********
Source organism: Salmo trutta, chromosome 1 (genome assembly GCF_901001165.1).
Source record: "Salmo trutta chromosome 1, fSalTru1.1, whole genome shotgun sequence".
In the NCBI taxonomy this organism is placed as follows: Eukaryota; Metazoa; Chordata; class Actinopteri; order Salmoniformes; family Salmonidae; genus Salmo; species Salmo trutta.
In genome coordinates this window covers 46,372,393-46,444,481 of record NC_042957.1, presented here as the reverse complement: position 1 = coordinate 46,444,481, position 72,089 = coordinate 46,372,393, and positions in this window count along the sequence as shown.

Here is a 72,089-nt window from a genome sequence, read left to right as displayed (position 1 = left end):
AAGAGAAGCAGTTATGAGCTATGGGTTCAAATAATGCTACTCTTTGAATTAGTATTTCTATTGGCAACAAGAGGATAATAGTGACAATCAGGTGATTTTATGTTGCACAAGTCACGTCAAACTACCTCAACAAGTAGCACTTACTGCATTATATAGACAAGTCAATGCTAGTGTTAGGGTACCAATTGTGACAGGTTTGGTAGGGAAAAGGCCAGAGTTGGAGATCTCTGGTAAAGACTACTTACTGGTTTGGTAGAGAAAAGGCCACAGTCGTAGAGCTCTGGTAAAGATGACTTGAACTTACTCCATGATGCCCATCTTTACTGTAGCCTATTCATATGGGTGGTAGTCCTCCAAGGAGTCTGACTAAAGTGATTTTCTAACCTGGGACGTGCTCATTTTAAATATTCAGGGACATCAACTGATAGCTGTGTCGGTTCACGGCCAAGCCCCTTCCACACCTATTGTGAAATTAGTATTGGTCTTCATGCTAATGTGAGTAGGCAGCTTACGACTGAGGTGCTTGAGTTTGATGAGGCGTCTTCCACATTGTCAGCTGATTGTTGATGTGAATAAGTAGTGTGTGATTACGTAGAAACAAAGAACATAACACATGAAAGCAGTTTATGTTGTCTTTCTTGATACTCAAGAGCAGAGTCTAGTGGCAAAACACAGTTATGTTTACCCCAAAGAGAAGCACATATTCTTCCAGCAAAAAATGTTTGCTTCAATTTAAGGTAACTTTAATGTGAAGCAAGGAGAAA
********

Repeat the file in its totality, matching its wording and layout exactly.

Source organism: Salmo trutta, chromosome 1 (genome assembly GCF_901001165.1).
Source record: "Salmo trutta chromosome 1, fSalTru1.1, whole genome shotgun sequence".
In the NCBI taxonomy this organism is placed as follows: Eukaryota; Metazoa; Chordata; class Actinopteri; order Salmoniformes; family Salmonidae; genus Salmo; species Salmo trutta.
In genome coordinates this window covers 46,372,393-46,444,481 of record NC_042957.1, presented here as the reverse complement: position 1 = coordinate 46,444,481, position 72,089 = coordinate 46,372,393, and positions in this window count along the sequence as shown.

Here is a 72,089-nt window from a genome sequence, read left to right as displayed (position 1 = left end):
AAGAGAAGCAGTTATGAGCTATGGGTTCAAATAATGCTACTCTTTGAATTAGTATTTCTATTGGCAACAAGAGGATAATAGTGACAATCAGGTGATTTTATGTTGCACAAGTCACGTCAAACTACCTCAACAAGTAGCACTTACTGCATTATATAGACAAGTCAATGCTAGTGTTAGGGTACCAATTGTGACAGGTTTGGTAGGGAAAAGGCCAGAGTTGGAGATCTCTGGTAAAGACTACTTACTGGTTTGGTAGAGAAAAGGCCACAGTCGTAGAGCTCTGGTAAAGATGACTTGAACTTACTCCATGATGCCCATCTTTACTGTAGCCTATTCATATGGGTGGTAGTCCTCCAAGGAGTCTGACTAAAGTGATTTTCTAACCTGGGACGTGCTCATTTTAAATATTCAGGGACATCAACTGATAGCTGTGTCGGTTCACGGCCAAGCCCCTTCCACACCTATTGTGAAATTAGTATTGGTCTTCATGCTAATGTGAGTAGGCAGCTTACGACTGAGGTGCTTGAGTTTGATGAGGCGTCTTCCACATTGTCAGCTGATTGTTGATGTGAATAAGTAGTGTGTGATTACGTAGAAACAAAGAACATAACACATGAAAGCAGTTTATGTTGTCTTTCTTGATACTCAAGAGCAGAGTCTAGTGGCAAAACACAGTTATGTTTACCCCAAAGAGAAGCACATATTCTTCCAGCAAAAAATGTTTGCTTCAATTTAAGGTAACTTTAATGTGAAGCAAGGAGAAA